the church in England to the shifts of the days of 
persecution. It went on through its stages, however, 
and had actually reached the day of its third reading, 
when the speaker, having left the chair for the last formal 
stage of Committee, suddenly to the amazement of the 
House, the Ministry, the Catholic Board, and the whole 
Catholic Body, himself proposed that the clause admitting 
Catholics to seats in either House should be left out. A 
vote was taken and a majority of four stood against the 
clause. Thereupon the Bill was abandoned. 

The indignation of the Catholic Board was great, and 
ascribing their overthrow to the Irish ecclesiastical agent 
whose name, in the hope of better things, stood on their 
list of members, they went the length of publicly 
expelling him, to their own instant discomfiture and 
irretrievable discredit. 


Meanwhile Sir John Hippisley, who in 1805 and since 
has done much service in stating the Catholic claims, was 
steadily pursuing his crotchet, and had drawn up his 
report. He at last obtained the consent of the ministry 
to submit it to the House in the session of 1817, and one 
good result was immediately seen. The Vicars Apostolic 
and their coadjutors seeing the design no longer through 
the mind of the Catholic Board, but as laid bare by the 
busy persistence of an independent member, drew up 
some resolutions which brought them into accord with 
the Irish agent ; and from this time the power of the 
Catholic Board may be said to have been irrecoverably 

The Catholic people of England had now been edu- 
cated into some consciousness of their own mind and 
their own power ; the Irish Bishops and people, by force 
of their own weight, consistency, and the address and 
power of their English ecclesiastical agent, commanded 
the field of operations ; the mind of a few laymen, how- 
ever distinguished their position and adroit their tactics, 
could not dominate the English Catholic body ; and the 
forces which were to win emancipation were being 
marshalled on a broader basis of operations, with a new 
spirit and under new leaders. But the work still went on 
in Parliament with some peril still remaining that a 
schism would be the result of success. In 1818, and 
again in 1819, a motion was made, first in the Commons 
and then in the Lords, to suppress the declaration against 
Transubstantiation and the Invocation of Saints while 
leaving the oath of supremacy in force, and in 1825 a 
Bill passed the Commons to be thrown out in the Lords, 
on which, though still encumbered with restrictive 
clauses, many had set their hearts. But, in truth, 
there never had been, from the rise of the Catholic 
Committee, the slightest prospect of carrying a Bill 
through both chambers unless it trammelled the free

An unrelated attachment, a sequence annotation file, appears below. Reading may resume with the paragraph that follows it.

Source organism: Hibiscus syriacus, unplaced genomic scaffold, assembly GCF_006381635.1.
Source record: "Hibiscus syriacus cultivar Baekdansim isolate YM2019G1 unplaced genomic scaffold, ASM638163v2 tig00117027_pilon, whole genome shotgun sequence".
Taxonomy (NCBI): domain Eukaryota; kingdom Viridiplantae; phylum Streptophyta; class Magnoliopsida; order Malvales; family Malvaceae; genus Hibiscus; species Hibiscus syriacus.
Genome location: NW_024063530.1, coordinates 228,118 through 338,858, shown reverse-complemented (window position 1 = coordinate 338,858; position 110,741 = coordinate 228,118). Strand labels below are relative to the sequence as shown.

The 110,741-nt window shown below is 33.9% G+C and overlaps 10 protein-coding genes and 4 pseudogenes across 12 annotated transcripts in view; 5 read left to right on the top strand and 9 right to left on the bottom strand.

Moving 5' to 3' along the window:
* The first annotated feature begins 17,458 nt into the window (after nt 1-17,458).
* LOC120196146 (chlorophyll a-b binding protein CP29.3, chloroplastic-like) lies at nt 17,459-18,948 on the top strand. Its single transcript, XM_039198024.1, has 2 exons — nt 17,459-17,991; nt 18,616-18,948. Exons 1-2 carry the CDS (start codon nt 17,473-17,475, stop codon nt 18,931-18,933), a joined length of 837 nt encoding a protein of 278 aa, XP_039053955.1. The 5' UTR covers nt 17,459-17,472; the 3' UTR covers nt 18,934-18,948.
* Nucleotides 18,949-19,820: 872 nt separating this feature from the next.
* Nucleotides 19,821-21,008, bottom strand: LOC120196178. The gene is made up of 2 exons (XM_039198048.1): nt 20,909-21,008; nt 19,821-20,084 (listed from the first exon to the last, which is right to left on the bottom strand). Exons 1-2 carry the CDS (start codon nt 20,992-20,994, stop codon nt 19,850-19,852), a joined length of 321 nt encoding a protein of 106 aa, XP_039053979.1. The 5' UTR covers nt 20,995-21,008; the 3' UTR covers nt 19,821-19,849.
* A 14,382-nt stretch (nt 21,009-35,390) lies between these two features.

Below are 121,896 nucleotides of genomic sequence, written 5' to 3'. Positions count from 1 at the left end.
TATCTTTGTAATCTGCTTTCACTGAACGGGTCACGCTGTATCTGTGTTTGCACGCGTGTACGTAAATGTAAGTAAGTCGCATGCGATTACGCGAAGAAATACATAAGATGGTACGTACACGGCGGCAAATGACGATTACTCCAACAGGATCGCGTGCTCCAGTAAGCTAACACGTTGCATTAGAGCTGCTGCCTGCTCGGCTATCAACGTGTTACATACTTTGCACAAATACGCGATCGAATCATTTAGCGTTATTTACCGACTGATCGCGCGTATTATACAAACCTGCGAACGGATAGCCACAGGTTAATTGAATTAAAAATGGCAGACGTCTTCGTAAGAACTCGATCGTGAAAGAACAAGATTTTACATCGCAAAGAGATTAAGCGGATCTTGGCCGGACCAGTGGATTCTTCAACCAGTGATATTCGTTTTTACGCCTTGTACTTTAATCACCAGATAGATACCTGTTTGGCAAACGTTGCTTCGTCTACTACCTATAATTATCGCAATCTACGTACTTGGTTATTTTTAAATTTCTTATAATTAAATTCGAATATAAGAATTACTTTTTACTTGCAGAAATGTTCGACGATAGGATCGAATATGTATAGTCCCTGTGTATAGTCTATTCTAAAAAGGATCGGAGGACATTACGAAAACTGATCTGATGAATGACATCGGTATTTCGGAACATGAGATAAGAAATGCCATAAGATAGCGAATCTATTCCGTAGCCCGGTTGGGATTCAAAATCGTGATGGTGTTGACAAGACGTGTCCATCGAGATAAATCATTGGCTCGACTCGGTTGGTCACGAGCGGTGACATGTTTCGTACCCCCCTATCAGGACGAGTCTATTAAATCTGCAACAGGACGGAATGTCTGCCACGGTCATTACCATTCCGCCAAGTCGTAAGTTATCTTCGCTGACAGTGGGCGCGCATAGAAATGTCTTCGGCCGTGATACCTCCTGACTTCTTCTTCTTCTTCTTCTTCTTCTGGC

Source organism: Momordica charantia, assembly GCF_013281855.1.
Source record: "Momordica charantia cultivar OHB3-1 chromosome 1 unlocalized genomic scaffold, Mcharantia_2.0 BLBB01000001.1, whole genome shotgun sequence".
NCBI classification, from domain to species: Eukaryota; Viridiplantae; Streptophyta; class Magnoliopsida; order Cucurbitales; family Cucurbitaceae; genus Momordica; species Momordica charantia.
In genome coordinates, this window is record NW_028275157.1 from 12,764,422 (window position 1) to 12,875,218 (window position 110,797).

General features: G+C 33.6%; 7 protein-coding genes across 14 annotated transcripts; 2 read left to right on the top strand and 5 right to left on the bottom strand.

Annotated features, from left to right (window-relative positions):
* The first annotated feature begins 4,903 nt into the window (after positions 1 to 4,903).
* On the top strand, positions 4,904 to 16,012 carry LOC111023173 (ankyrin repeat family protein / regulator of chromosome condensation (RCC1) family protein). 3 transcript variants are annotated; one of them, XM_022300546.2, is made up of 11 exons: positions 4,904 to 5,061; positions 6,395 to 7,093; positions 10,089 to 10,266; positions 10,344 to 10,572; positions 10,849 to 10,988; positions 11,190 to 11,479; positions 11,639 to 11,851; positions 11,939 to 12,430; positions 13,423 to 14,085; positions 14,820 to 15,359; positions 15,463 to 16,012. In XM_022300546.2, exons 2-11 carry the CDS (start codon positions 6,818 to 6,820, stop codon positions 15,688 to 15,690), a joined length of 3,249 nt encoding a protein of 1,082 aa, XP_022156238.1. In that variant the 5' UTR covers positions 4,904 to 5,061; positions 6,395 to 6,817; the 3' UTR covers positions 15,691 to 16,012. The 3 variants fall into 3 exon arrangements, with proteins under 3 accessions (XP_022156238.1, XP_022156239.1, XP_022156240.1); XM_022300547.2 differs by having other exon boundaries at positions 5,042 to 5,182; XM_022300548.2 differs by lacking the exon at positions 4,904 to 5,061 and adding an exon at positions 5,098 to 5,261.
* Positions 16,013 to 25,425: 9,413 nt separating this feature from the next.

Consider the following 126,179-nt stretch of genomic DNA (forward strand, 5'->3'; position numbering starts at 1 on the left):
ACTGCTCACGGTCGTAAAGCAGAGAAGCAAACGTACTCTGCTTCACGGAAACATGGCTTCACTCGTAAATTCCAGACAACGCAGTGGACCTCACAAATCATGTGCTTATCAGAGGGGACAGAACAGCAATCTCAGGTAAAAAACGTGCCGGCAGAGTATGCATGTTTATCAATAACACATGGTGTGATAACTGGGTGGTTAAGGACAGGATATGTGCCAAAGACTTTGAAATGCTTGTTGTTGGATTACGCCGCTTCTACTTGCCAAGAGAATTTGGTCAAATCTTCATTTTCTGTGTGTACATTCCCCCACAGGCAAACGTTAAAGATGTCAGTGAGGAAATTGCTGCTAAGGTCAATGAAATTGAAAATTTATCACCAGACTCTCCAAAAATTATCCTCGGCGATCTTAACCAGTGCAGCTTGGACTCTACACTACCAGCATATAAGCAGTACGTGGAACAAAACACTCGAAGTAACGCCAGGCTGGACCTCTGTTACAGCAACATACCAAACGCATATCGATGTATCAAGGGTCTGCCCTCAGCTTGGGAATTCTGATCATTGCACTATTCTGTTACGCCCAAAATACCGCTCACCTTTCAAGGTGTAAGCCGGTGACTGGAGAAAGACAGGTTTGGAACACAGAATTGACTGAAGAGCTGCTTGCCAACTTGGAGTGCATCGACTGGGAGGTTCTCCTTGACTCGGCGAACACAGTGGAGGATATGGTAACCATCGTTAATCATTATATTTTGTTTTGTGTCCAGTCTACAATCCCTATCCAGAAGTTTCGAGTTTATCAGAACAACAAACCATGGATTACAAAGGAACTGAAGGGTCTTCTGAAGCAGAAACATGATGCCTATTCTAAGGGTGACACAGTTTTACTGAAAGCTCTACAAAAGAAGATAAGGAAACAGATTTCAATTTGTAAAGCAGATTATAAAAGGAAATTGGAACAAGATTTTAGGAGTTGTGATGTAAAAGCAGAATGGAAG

action of the Catholic Church, and had the consent of at 
least the ostensible representatives of the Catholic body. 


Parliament was often nearly beguiled into a false position, 
but, with its eyes open, it never did mean to relieve a 
mere section of the Catholics who were sacrificing every- 
thing to the desire of controlling their ecclesiastical 
superiors in matters of Church discipline and securing 
for themselves admission to Parliament. 


The committee's work of securing emancipation at the 
expense of a schism had failed. It failed through John 
Milner, than whom rarely has a man been raised up with 
more distinctly marked vocation. The purpose of his 
life, as we see him now in the page of history or living in 
the fruit of his labours, is defined with the distinctness 
of a figure of Fra Angelico ; at every step he is himself 
evidently conscious of it, and the result everywhere con- 
firms it. In the order of God's Providence he was as 
essential to the growth of the Church as we see it to-day 
as was the mission of St. Augustine, the death of St. 
Thomas a Becket, the blood of the martyrs to the Papal 
supremacy. If his mouth had been closed, the glorious 
page of the living book of God's Church which now lies 
open had been closed with it, and a prophet might have 
wept because none was found worthy to break the seals 
and reveal its glorious characters. 

For a parallel to his life and work some, with en- 
couragement from the word of Rome, have reached back 
to the early Fathers of the Church to the times when 
one mind armed with the sword of the spirit and kindled 
with divine fervour had struck the thronged ranks of heresy 
and rallied the wavering to the Rock of Truth. Perhaps, 
however, there is an event of our own days which offers 
a better parallel. His was a combat fought through the 
Press on the floor of Parliament, and such in its great 
features has been the conflict in Germany, until the per- 
secutor now sees his projects vain and negotiates terms of 
retreat with Rome. But in Germany, while the bishops 
were gagged by law, the laity had orators in Parliament, 

who with unwearied insistence made the Catholic claims 
penetrate through closed ears till they could not be 
ignored, while a Catholic Press, springing up in every 
town, took the word and gave it voice in every household. 
In England one faithful bishop, with nearly all the 
conspicuous laity openly opposing him or standing aloof, 
sometimes with little sometimes with no help from those 
who with him were ordained to rule the Church of God,